A federal lawsuit has been filed alleging Fourth and 14th Amendment violations by the Waxahachie Police Department in its use of a Taser on a man who was suffering a diabetic episode.
Waxaha-chie attorney Rodney Ramsey and attorney Todd Phillippi, whose practice is based in Midlothian, filed the lawsuit Friday in the U.S. District Court for the Northern District of Texas, Dallas Division.
The lawsuit names the city of Waxahachie and the Waxahachie Police Department as well as individual officers Sgt. Ricky Wilson, John Doe No. 1 and John Doe No. 2.
“This is an action alleging police misconduct, excessive force and deprivation of rights, privileges or immunities secured by the Constitution … ,” the lawsuit reads. “Current policies and procedures of the Waxahachie Police Department are a threat and danger to the civil rights of the citizens of Waxahachie, Texas, and … are unconstitutional.”
Ramsey and Phillipi filed the lawsuit on behalf of Allen Nelms of Waxahachie. The 52-year-old partially disabled veteran - who also suffers from rheumatoid arthritis - was having a diabetic seizure during the early morning hours of April 28 when his girlfriend, Josie Edwards, called 911 to request paramedics.
“I respect the law and police, but on this day I was a shooting target for them when I needed help,” Nelms said in his May 3 written complaint to the police department.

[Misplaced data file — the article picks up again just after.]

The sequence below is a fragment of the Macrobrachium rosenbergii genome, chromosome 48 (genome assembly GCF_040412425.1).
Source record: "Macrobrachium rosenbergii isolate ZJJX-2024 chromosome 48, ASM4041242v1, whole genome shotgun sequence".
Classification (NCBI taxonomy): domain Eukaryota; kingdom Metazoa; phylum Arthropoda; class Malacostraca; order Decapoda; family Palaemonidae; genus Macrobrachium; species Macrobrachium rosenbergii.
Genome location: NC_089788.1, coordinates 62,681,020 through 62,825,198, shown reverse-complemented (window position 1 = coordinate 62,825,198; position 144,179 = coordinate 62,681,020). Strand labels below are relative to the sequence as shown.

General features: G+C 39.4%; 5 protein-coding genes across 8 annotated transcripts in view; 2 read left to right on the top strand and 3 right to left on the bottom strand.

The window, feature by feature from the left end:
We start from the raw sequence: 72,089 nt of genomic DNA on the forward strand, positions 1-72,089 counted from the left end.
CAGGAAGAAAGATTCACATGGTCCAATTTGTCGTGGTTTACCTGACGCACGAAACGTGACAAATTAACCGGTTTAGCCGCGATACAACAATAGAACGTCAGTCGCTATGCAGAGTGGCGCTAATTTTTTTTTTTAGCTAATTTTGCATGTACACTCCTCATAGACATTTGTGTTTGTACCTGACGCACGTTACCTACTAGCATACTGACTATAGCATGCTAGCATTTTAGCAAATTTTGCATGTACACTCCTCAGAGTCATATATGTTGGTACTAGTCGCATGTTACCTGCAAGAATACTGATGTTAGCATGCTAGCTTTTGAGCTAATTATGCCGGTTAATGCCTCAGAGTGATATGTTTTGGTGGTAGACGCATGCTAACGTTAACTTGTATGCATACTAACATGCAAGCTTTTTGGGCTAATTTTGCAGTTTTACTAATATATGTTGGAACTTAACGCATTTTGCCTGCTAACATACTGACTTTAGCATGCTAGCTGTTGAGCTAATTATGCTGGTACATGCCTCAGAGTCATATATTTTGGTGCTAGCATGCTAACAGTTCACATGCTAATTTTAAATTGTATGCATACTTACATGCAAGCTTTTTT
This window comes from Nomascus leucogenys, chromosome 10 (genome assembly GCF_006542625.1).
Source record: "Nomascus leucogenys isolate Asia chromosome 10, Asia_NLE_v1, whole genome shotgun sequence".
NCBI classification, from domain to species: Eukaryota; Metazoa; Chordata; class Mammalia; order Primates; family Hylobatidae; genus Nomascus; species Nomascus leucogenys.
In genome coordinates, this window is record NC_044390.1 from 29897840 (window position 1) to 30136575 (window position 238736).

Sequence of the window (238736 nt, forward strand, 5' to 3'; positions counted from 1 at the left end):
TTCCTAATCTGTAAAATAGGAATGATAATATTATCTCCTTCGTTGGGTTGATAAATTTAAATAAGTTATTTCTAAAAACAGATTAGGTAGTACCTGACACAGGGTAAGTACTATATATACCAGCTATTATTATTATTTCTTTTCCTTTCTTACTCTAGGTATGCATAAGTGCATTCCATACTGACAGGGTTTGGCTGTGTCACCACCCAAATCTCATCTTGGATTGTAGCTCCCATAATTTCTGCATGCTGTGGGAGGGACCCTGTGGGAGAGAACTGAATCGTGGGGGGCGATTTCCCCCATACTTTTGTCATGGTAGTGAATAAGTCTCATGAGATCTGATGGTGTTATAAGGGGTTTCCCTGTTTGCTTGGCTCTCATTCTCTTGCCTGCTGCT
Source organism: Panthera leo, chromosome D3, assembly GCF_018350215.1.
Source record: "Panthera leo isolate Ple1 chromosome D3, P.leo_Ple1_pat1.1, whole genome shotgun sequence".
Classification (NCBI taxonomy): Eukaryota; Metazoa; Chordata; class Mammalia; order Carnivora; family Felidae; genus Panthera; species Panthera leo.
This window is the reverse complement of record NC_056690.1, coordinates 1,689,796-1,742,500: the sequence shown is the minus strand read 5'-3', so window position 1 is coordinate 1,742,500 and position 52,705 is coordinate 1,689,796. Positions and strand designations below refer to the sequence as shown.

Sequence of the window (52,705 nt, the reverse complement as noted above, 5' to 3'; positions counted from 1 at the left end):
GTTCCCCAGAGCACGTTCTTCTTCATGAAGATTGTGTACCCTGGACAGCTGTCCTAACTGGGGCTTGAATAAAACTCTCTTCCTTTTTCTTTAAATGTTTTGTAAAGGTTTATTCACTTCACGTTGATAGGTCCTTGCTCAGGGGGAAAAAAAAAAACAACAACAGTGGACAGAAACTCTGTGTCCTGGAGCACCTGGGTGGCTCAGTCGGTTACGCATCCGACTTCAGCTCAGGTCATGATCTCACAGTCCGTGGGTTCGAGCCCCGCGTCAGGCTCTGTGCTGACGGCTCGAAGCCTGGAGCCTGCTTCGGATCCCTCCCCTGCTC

The entire matter never had to get to the point of litigation, Ramsey told the Daily Light, saying the city and police department simply never responded to any queries he made on behalf of his client.
He said the decision was made to move ahead and file a lawsuit - opening the door to discovery, depositions and deadlines.
“They just haven’t responded,” Ramsey said, noting at least two written letters were sent to the city - with no reply received. “There’s been no response whatsoever.”
Friday afternoon, City Manager Paul Stevens and Police Chief Chuck Edge said they had not yet been served with notice of the lawsuit. Both said they were unable to comment because of the pending litigation.
The question remains as to how a request for medical assistance resulted in his client being Tasered at least twice, Ramsey said.
“Our concern is the way this was handled,” he said. “We wanted to see a policy change or more training. We asked them (in the letters) to work with us and we wouldn’t have to file a lawsuit.”
Ramsey said he’s already put the city and police department on notice not to tamper with anything involved with the case.
According to the lawsuit, officer John Doe No. 1 arrived at the residence, with Edwards and Nelms telling him they didn’t need police but had called for paramedics.
No. 1 called for backup, with Wilson and officer John Doe No. 2 responding, according to the lawsuit, which says they forced their way into the home and to a bedroom, where they ordered Nelms to get on the floor, despite his “pleas and his questioning their being in his house.”
The lawsuit says Nos. 1 and 2 used their Tasers on Nelms before handcuffing him, at which time they “began making jokes about Mr. Nelms’ anatomy by commenting on the size of” a body part that had fallen out of his clothing while he was “flailing around on the floor from the effects of the Tasers.”